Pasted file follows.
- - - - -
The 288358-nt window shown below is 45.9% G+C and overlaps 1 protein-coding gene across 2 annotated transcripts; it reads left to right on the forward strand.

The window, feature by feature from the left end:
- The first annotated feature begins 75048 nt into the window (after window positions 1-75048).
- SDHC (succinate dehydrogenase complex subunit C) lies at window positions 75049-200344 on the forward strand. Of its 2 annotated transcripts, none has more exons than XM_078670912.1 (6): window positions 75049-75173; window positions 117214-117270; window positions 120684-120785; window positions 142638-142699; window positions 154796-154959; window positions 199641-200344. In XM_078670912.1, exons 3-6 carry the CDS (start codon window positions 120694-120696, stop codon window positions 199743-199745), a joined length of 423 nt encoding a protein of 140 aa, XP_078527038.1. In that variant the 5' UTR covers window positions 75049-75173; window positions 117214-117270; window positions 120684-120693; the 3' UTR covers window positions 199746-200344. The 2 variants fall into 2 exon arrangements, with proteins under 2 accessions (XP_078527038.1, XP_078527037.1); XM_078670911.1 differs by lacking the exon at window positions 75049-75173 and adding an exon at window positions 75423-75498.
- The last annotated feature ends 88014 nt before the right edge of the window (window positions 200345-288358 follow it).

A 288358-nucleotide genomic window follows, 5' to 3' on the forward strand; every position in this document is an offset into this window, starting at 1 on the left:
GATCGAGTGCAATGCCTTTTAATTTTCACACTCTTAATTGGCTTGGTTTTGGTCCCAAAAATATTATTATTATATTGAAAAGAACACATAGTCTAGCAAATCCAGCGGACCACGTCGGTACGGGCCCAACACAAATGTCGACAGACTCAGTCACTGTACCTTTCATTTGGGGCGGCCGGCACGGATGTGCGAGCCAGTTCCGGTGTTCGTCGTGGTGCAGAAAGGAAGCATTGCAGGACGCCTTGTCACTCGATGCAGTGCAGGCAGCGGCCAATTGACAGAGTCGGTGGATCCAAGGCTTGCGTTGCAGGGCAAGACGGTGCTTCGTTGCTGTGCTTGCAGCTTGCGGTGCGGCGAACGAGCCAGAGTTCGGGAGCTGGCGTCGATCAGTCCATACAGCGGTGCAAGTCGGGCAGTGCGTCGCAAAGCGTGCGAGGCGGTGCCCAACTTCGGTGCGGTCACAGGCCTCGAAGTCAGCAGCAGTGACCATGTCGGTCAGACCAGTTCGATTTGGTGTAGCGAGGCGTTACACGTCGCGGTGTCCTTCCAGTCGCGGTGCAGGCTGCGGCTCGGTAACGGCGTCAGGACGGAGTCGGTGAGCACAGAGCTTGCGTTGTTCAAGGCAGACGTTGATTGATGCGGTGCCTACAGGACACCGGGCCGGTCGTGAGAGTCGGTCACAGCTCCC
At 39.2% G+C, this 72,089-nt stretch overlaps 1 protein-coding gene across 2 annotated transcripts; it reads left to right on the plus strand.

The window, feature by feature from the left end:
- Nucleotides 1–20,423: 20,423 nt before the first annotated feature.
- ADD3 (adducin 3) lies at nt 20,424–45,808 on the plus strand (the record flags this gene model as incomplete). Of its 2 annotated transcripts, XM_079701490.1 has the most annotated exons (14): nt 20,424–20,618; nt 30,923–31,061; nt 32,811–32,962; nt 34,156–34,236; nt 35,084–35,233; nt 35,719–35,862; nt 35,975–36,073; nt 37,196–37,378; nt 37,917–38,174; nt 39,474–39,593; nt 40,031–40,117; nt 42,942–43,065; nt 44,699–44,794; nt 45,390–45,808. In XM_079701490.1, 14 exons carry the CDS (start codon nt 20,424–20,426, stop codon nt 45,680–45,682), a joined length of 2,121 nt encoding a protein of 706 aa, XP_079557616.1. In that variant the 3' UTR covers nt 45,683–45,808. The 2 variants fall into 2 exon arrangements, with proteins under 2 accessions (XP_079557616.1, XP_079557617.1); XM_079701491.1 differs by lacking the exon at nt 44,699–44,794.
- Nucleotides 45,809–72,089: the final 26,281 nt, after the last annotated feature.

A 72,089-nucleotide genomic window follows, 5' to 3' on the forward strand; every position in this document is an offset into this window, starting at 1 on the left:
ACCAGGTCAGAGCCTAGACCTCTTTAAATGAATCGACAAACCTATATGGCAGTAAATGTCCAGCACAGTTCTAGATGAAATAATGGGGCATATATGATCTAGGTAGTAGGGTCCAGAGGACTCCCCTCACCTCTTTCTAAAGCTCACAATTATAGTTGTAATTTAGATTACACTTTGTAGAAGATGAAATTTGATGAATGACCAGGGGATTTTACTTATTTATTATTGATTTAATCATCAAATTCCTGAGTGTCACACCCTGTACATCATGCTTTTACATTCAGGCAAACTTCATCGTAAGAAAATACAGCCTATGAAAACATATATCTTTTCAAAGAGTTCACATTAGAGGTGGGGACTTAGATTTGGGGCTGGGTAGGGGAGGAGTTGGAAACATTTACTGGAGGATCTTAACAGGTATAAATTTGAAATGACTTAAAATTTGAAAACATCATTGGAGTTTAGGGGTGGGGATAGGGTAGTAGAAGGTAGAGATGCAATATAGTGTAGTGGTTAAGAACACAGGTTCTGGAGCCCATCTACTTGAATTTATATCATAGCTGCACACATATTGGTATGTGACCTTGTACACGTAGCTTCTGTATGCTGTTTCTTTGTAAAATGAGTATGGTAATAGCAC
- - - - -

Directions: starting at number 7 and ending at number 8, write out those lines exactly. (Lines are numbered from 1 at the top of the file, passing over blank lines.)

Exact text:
GATCGAGTGCAATGCCTTTTAATTTTCACACTCTTAATTGGCTTGGTTTTGGTCCCAAAAATATTATTATTATATTGAAAAGAACACATAGTCTAGCAAATCCAGCGGACCACGTCGGTACGGGCCCAACACAAATGTCGACAGACTCAGTCACTGTACCTTTCATTTGGGGCGGCCGGCACGGATGTGCGAGCCAGTTCCGGTGTTCGTCGTGGTGCAGAAAGGAAGCATTGCAGGACGCCTTGTCACTCGATGCAGTGCAGGCAGCGGCCAATTGACAGAGTCGGTGGATCCAAGGCTTGCGTTGCAGGGCAAGACGGTGCTTCGTTGCTGTGCTTGCAGCTTGCGGTGCGGCGAACGAGCCAGAGTTCGGGAGCTGGCGTCGATCAGTCCATACAGCGGTGCAAGTCGGGCAGTGCGTCGCAAAGCGTGCGAGGCGGTGCCCAACTTCGGTGCGGTCACAGGCCTCGAAGTCAGCAGCAGTGACCATGTCGGTCAGACCAGTTCGATTTGGTGTAGCGAGGCGTTACACGTCGCGGTGTCCTTCCAGTCGCGGTGCAGGCTGCGGCTCGGTAACGGCGTCAGGACGGAGTCGGTGAGCACAGAGCTTGCGTTGTTCAAGGCAGACGTTGATTGATGCGGTGCCTACAGGACACCGGGCCGGTCGTGAGAGTCGGTCACAGCTCCC
At 39.2% G+C, this 72,089-nt stretch overlaps 1 protein-coding gene across 2 annotated transcripts; it reads left to right on the plus strand.